Taking its name from the TV show The Wonder Years, the Philadelphia punk pop band was formed by guitarists Matt Brasch and Casey Cavaliere, vocalist Dan “Soupy” Campbell, bassist Josh Martin, drummer Mike Kennedy, and keyboardist Mikey Kelly. The sextet got its start in 2005 when previous combo the Premier split up. Regrouping under the new name, the band began playing shows and released two split singles that year (with Bangarang! and Emergency and I). In late 2007, the Wonder Years self-released an album, the emphatically titled Get Stoked on It!, and quickly caught the eye of California label No Sleep, which signed the band. Their first record for the label was the EP Won’t Be Pathetic Forever, which came out in June of 2008. Following a split single with All or Nothing, Kelly left the band. After a year spent recording its second album, the group released The Upsides in January of 2010. The record made a dent in the lower regions of the Billboard charts, and gained the Wonder Years a deal with the larger indie Hopeless, which reissued the album in September with four bonus tracks.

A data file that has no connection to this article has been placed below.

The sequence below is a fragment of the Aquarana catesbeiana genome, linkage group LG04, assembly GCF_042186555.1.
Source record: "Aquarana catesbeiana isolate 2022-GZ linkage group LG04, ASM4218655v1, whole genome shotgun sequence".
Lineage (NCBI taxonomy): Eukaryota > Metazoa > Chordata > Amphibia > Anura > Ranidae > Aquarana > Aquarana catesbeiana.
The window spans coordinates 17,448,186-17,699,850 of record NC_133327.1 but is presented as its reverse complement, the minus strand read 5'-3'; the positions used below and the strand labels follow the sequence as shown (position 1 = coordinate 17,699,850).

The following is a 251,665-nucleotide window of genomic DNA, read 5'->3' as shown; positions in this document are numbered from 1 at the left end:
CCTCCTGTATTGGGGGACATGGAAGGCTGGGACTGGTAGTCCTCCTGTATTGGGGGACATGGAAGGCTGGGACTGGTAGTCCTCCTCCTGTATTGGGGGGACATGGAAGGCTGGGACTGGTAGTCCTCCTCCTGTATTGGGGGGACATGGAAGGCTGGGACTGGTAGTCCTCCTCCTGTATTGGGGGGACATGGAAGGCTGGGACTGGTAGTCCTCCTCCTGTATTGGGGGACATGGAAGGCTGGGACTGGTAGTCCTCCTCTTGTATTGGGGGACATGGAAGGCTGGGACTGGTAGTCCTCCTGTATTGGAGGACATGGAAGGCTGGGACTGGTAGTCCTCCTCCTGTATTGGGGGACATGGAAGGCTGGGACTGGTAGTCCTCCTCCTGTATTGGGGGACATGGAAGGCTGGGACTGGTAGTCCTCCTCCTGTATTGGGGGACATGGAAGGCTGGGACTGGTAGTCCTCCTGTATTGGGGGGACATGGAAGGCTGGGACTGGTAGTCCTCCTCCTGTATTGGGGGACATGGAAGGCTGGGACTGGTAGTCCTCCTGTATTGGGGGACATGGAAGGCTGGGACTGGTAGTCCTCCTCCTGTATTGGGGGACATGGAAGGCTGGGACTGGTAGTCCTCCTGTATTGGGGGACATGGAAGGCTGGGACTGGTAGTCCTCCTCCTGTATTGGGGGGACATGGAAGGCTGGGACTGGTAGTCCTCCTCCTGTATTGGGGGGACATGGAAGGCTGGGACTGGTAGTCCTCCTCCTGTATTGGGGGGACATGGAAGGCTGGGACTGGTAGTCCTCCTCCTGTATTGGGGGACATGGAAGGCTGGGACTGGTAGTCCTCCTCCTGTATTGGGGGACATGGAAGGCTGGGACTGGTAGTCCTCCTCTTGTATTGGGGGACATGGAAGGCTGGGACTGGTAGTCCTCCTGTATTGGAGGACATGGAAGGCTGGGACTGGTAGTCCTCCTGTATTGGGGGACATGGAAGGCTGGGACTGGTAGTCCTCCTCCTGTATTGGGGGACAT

In the time between releases, drummer Kennedy quit the band and was replaced by Nick Steinborn. Kennedy soon returned to the fold and Steinborn bounced over to play keys and guitar. With the lineup solidified, the Wonder Years got to work on their next album with producer Steve Evetts. In 2011, they released their third album, Suburbia I’ve Given You All and Now I’m Nothing, followed by the arrival of a B-sides compilation, Sleeping on Trash, as well as their fourth full-length album, The Greatest Generation, in 2013. The following year, lead singer Campbell released his first album with his solo project Aaron West & the Roaring Twenties, We Don’t Have Each Other, with Campbell adopting the persona of Aaron West in his songs. After Campbell returned from a tour with the Roaring Twenties, he began working on songs for the next Wonder Years project, but suffered a powerful case of writer’s block that triggered a severe bout with depression. Campbell eventually channeled the emotions stirred up by his struggles into the group’s fifth studio album, 2015’s No Closer to Heaven, a concept piece about coming to terms with the death of a loved one. The Wonder Years’ next release, 2017’s Burst & Decay EP, offered acoustic versions of songs from their three previous LPs. The group re-entered the studio later that year with producers Joe Chiccarelli and Carlos de la Garza to record their sixth album. The resulting Sister Cities was released in 2018 and saw them shifting their sound away from their pop-punk roots.